Okay-okay, I couldn’t resist that. How many times have you
just wanted a CSI-style joke on here?
No? Just me? That’s fine…
Hello again everybody! Welcome back! Last month I talked a
bit about “Just
Culture,” a sort of bridge between the values we tout as clinical leaders
in our laboratories and the medical culture’s evolving and value-informed
paradigm shift. There was a little in there about the lessons paralleled in LMU
and the benefits of interdisciplinary teamwork. This month, on the subject of
interdisciplinary collaboration, I’d like to talk about our colleagues who often
are secluded or in more remote areas in our hospitals, offices, and academic
centers. Not here to stereotype; I’m talking about our friends in forensic
Before I get there, let me go back a bit. I’ve already written several times about the stereotypes that surround our field of lab medicine and there are two times when that is glaringly present: when you’re a medical student or when you’re in forensics. I got the chance to meet someone who falls into both categories.
I’ve just finished up my OB/GYN rotation. But before my last
day, I went to the lab at our hospital and followed up on some pending biopsy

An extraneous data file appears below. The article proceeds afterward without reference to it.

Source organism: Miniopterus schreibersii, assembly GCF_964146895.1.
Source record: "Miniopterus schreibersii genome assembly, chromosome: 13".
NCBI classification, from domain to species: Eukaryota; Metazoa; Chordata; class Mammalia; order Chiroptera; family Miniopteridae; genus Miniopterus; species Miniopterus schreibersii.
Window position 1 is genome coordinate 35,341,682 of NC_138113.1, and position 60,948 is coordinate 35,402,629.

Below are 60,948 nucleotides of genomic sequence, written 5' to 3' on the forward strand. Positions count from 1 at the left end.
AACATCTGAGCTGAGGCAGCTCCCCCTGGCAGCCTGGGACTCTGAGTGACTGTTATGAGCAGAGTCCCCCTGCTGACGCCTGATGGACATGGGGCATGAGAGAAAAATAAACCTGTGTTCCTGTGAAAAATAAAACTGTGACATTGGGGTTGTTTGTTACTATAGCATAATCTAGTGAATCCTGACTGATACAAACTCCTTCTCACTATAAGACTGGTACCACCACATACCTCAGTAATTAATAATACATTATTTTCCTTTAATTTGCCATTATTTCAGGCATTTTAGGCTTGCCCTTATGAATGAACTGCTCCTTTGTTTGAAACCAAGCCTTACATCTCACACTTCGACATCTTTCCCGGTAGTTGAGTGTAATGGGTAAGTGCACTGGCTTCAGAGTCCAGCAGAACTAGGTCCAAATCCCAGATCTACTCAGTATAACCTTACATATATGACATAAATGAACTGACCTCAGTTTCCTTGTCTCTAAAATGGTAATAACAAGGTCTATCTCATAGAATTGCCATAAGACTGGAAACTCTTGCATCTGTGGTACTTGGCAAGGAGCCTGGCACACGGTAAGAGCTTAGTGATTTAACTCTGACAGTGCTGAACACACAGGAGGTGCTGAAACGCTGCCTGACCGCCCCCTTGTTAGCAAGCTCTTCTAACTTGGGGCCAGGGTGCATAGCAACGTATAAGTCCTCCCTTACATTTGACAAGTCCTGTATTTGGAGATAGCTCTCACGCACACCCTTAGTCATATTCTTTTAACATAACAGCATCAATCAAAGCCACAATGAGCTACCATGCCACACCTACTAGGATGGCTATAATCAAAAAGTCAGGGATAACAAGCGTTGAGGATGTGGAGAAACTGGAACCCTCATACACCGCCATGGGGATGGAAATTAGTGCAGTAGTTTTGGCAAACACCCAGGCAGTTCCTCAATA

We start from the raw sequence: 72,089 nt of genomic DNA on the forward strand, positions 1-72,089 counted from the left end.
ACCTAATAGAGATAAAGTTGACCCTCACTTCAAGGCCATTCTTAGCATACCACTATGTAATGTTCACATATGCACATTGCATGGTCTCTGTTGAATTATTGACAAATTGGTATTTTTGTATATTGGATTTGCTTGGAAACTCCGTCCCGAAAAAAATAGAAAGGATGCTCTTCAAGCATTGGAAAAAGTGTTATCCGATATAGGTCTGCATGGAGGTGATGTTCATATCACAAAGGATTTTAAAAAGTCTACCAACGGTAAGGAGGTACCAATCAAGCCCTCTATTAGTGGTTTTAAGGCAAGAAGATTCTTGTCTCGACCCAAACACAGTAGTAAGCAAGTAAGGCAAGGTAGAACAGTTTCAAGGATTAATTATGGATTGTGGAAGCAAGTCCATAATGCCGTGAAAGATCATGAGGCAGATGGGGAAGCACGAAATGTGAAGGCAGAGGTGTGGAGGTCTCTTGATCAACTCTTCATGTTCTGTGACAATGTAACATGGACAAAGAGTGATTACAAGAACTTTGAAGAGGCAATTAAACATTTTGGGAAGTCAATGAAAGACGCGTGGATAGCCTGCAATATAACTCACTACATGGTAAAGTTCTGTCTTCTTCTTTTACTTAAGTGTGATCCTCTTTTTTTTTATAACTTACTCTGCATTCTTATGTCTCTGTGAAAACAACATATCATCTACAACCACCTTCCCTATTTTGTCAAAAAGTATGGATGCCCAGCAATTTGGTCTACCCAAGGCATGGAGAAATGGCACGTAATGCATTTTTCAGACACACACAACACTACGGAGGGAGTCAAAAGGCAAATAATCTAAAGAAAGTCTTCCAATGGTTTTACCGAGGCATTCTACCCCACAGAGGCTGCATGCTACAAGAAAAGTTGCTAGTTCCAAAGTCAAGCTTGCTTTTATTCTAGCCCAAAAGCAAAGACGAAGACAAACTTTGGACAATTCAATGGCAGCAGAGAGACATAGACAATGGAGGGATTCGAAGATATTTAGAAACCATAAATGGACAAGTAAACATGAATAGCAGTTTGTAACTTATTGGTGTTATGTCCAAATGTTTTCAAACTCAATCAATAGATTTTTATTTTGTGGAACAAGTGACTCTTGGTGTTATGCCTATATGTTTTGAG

results. Okay, I can’t lie to you guys: they wanted me to see if I could rush
“my lab friends” to expedite the process of fixing, setting, cutting, staining,
and reading/reporting—because that’s
possible. So, I went to the lab and had a pleasant chat with the staff
explaining the situation and they were happy to help. While I was there,
however, I happened to see another short white coat (ironically from my same
school) who was helping some lab personnel with some grossing. Turns out she
wants to match into a pathology residency—just like me—and specifically was
interested in forensic path, a field which I don’t know much about. After talking
more, I asked if she’d like to share some information. Here’s my conversation
with Kyla Jorgenson, a 3rd year medical student at AUC-SOM from
I get lots of hassle